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About 25 minutes from Alpena is a sanctuary for rehabilitating wildlife, Nature’s Kingdom Conservation.

Poppy, a hawk, came to them after being caught in someone’s grill. After suffering two broken wings and a severe eye injury, most people would have written this poor guy off. This is exactly what Nature’s Kingdom’s efforts are focused on, birds and other wildlife. “We are 501(3)c, a nonprofit organization dedicated to taking care of the wildlife in our area, the orphans, and the hurt wildlife,” said Michelle Sobek, president of Nature’s Wildlife Conservation.

With spring right around the corner, the conservation group is expecting a lot of baby animal activity. “Baby season’s coming within the next couple of months, which they start trickling in and we rehabilitate any kind of orphaned wildlife from baby owls to baby raccoons. We’ve had bobcats,” said Sobek.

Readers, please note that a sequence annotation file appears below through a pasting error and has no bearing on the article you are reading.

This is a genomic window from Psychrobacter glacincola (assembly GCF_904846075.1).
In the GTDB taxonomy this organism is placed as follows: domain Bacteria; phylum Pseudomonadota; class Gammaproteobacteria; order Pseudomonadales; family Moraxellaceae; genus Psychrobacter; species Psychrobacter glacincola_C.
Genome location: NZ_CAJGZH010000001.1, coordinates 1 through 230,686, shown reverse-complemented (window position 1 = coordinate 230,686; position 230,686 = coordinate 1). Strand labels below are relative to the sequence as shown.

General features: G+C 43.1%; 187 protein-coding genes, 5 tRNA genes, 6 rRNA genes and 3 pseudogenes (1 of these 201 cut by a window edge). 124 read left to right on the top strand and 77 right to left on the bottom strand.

Even though the conservatory will take any injured animal, Sobek has a particular affinity for birds. “I’m a federally licensed bird rehabilitator, we can take any bird from an eagle to a hummingbird,” she said. “We get a lot of injured birds, a lot of injured hawks, and different kinds of raptors.”

Michael Sobek handles a hawk at Nature’s Kingdom Conservation.

One animal population that the conservation organization helps a lot is the local fox. “It’s excellent to have them because they teach the babies that I get in rehab,” said Sobek. “We’ll bottle feed babies to a certain age, and then I’ll take the babies and stick them in here with the fox, and our fox will teach the baby fox all the different attributes of a fox, like digging and stalking prey, and just all the different things that fox needs to know.”

As a nonprofit organization, Nature’s Kingdom Conservatory relies on support from the community for volunteers, supply donations, and monetary contributions. “There’s always opportunities. We welcome the public to help aid us in making our organization grow,” Sobeck said. “We’re willing to teach people and willing to train people in many different aspects. We’re in search of any volunteers that want to help.”

If you are interested in volunteer or donation opportunities, you can call Michelle or Michael Sobek at (989) 727-3893.